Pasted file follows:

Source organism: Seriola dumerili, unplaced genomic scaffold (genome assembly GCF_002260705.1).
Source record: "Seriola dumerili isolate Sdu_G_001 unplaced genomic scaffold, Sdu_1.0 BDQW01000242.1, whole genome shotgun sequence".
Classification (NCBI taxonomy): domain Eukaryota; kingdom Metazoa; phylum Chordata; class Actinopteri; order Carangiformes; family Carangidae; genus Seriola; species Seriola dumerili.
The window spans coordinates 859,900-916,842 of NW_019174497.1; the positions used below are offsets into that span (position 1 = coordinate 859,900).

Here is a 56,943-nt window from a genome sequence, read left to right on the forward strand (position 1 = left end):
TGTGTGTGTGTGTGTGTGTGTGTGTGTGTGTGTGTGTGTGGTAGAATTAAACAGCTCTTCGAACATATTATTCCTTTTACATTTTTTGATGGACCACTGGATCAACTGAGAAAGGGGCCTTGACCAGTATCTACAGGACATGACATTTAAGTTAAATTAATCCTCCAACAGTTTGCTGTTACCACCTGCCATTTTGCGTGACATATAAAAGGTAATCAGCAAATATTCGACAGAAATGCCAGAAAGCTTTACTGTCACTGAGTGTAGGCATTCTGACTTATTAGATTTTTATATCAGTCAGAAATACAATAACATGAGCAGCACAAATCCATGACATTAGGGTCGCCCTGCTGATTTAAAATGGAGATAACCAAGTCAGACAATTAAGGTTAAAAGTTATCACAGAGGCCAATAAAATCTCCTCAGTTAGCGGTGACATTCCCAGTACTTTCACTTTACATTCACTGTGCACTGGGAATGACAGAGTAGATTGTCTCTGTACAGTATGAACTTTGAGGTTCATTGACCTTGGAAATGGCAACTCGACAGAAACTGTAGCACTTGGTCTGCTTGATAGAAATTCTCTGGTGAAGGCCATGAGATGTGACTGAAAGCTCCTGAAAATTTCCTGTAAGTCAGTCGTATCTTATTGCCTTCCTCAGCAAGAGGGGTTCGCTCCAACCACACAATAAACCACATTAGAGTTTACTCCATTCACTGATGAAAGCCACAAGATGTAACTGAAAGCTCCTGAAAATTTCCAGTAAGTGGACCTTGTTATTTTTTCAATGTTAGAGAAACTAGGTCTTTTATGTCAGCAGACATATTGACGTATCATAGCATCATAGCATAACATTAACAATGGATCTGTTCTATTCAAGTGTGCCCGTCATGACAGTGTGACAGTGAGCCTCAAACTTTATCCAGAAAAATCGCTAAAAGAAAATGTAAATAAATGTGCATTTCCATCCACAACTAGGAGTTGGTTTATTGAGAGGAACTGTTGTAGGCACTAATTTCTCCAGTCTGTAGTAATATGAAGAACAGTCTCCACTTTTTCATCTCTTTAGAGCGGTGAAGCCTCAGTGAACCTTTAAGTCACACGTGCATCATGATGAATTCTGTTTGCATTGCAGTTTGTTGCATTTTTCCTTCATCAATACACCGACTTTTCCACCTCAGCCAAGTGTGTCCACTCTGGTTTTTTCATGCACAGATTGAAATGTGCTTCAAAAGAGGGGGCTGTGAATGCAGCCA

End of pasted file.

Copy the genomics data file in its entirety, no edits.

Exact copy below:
Source organism: Seriola dumerili, unplaced genomic scaffold (genome assembly GCF_002260705.1).
Source record: "Seriola dumerili isolate Sdu_G_001 unplaced genomic scaffold, Sdu_1.0 BDQW01000242.1, whole genome shotgun sequence".
Classification (NCBI taxonomy): domain Eukaryota; kingdom Metazoa; phylum Chordata; class Actinopteri; order Carangiformes; family Carangidae; genus Seriola; species Seriola dumerili.
The window spans coordinates 859,900-916,842 of NW_019174497.1; the positions used below are offsets into that span (position 1 = coordinate 859,900).

Here is a 56,943-nt window from a genome sequence, read left to right on the forward strand (position 1 = left end):
TGTGTGTGTGTGTGTGTGTGTGTGTGTGTGTGTGTGTGTGGTAGAATTAAACAGCTCTTCGAACATATTATTCCTTTTACATTTTTTGATGGACCACTGGATCAACTGAGAAAGGGGCCTTGACCAGTATCTACAGGACATGACATTTAAGTTAAATTAATCCTCCAACAGTTTGCTGTTACCACCTGCCATTTTGCGTGACATATAAAAGGTAATCAGCAAATATTCGACAGAAATGCCAGAAAGCTTTACTGTCACTGAGTGTAGGCATTCTGACTTATTAGATTTTTATATCAGTCAGAAATACAATAACATGAGCAGCACAAATCCATGACATTAGGGTCGCCCTGCTGATTTAAAATGGAGATAACCAAGTCAGACAATTAAGGTTAAAAGTTATCACAGAGGCCAATAAAATCTCCTCAGTTAGCGGTGACATTCCCAGTACTTTCACTTTACATTCACTGTGCACTGGGAATGACAGAGTAGATTGTCTCTGTACAGTATGAACTTTGAGGTTCATTGACCTTGGAAATGGCAACTCGACAGAAACTGTAGCACTTGGTCTGCTTGATAGAAATTCTCTGGTGAAGGCCATGAGATGTGACTGAAAGCTCCTGAAAATTTCCTGTAAGTCAGTCGTATCTTATTGCCTTCCTCAGCAAGAGGGGTTCGCTCCAACCACACAATAAACCACATTAGAGTTTACTCCATTCACTGATGAAAGCCACAAGATGTAACTGAAAGCTCCTGAAAATTTCCAGTAAGTGGACCTTGTTATTTTTTCAATGTTAGAGAAACTAGGTCTTTTATGTCAGCAGACATATTGACGTATCATAGCATCATAGCATAACATTAACAATGGATCTGTTCTATTCAAGTGTGCCCGTCATGACAGTGTGACAGTGAGCCTCAAACTTTATCCAGAAAAATCGCTAAAAGAAAATGTAAATAAATGTGCATTTCCATCCACAACTAGGAGTTGGTTTATTGAGAGGAACTGTTGTAGGCACTAATTTCTCCAGTCTGTAGTAATATGAAGAACAGTCTCCACTTTTTCATCTCTTTAGAGCGGTGAAGCCTCAGTGAACCTTTAAGTCACACGTGCATCATGATGAATTCTGTTTGCATTGCAGTTTGTTGCATTTTTCCTTCATCAATACACCGACTTTTCCACCTCAGCCAAGTGTGTCCACTCTGGTTTTTTCATGCACAGATTGAAATGTGCTTCAAAAGAGGGGGCTGTGAATGCAGCCA